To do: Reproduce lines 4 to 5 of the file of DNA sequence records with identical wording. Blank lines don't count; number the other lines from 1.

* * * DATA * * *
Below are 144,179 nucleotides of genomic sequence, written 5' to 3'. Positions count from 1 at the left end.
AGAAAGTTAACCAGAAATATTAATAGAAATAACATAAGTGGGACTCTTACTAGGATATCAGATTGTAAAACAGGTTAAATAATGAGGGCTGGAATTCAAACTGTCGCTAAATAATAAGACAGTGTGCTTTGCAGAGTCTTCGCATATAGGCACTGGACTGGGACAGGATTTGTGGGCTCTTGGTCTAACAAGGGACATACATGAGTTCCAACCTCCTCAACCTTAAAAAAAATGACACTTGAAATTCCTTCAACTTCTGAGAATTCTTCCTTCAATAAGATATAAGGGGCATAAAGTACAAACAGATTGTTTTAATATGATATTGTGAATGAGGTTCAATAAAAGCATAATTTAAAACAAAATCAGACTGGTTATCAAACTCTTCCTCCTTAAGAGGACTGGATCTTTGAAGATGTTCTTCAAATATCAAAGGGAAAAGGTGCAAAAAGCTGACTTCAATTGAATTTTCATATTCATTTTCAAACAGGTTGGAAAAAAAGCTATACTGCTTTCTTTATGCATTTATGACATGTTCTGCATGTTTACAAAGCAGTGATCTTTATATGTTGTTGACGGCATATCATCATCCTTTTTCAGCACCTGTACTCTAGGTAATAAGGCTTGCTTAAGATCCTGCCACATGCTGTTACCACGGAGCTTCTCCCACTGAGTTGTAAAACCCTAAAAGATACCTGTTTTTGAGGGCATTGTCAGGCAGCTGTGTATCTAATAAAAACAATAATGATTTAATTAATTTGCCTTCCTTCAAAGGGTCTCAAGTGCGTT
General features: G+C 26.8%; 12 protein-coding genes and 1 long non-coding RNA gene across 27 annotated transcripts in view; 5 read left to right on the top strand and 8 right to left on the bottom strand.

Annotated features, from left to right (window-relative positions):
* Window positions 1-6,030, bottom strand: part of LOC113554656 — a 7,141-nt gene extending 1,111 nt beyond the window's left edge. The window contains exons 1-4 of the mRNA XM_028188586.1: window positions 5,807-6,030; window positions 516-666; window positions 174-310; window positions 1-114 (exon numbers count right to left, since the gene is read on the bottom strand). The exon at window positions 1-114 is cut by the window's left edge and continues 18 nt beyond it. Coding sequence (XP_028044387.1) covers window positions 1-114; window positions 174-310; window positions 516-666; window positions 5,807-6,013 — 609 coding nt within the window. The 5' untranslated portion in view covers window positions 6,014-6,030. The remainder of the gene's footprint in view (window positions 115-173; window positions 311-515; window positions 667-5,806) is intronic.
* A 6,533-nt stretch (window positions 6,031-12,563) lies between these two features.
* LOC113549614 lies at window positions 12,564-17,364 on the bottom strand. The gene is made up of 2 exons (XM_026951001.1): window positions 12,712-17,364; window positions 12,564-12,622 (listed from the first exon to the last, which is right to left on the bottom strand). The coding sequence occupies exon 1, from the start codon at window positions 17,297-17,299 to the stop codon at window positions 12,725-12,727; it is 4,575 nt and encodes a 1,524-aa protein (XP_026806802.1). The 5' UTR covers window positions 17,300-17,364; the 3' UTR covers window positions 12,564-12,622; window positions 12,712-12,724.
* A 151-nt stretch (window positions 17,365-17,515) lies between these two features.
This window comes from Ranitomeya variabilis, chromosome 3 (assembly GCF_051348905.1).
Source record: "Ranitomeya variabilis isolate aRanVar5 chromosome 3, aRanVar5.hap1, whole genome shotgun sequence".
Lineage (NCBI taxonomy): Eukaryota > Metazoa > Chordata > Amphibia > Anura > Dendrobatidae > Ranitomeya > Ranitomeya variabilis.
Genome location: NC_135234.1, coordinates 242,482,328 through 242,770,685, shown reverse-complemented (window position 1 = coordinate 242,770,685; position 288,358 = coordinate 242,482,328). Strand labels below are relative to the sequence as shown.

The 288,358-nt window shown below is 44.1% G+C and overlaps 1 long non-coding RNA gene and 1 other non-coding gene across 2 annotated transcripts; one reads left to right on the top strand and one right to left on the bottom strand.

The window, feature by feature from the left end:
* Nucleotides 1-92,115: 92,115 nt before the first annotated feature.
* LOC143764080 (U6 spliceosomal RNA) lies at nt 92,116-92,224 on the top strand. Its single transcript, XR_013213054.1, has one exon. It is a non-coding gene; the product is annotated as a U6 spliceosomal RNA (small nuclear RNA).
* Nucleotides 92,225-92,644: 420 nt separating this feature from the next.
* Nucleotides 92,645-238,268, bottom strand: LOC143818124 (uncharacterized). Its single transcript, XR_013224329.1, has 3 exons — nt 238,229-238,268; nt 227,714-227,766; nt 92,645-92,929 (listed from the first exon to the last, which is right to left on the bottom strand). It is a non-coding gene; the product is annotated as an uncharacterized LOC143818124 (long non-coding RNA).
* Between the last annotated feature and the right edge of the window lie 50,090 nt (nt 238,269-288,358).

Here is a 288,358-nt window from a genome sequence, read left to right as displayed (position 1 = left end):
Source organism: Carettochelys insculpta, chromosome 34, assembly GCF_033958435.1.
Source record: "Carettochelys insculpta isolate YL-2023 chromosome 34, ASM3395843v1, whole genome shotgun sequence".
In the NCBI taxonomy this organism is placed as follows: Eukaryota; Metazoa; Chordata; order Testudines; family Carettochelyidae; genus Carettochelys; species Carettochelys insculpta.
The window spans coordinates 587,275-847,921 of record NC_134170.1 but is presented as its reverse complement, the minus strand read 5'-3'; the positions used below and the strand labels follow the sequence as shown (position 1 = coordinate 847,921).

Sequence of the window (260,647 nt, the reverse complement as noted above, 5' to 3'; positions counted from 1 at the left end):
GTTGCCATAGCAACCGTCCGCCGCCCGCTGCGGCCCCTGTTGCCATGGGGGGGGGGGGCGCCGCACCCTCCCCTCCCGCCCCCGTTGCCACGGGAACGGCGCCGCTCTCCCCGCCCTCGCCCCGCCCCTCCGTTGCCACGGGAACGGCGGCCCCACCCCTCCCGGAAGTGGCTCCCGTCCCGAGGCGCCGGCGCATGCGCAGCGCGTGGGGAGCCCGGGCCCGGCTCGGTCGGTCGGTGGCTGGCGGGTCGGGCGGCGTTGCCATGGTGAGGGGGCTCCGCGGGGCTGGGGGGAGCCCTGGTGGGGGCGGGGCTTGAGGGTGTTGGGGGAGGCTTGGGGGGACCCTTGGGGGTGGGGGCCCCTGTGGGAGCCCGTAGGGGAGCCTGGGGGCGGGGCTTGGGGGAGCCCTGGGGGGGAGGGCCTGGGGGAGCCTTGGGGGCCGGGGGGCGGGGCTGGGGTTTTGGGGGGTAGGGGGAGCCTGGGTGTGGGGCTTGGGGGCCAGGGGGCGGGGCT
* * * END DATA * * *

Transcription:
Annotated features, from left to right (window-relative positions):
* Window positions 1-6,030, bottom strand: part of LOC113554656 — a 7,141-nt gene extending 1,111 nt beyond the window's left edge. The window contains exons 1-4 of the mRNA XM_028188586.1: window positions 5,807-6,030; window positions 516-666; window positions 174-310; window positions 1-114 (exon numbers count right to left, since the gene is read on the bottom strand). The exon at window positions 1-114 is cut by the window's left edge and continues 18 nt beyond it. Coding sequence (XP_028044387.1) covers window positions 1-114; window positions 174-310; window positions 516-666; window positions 5,807-6,013 — 609 coding nt within the window. The 5' untranslated portion in view covers window positions 6,014-6,030. The remainder of the gene's footprint in view (window positions 115-173; window positions 311-515; window positions 667-5,806) is intronic.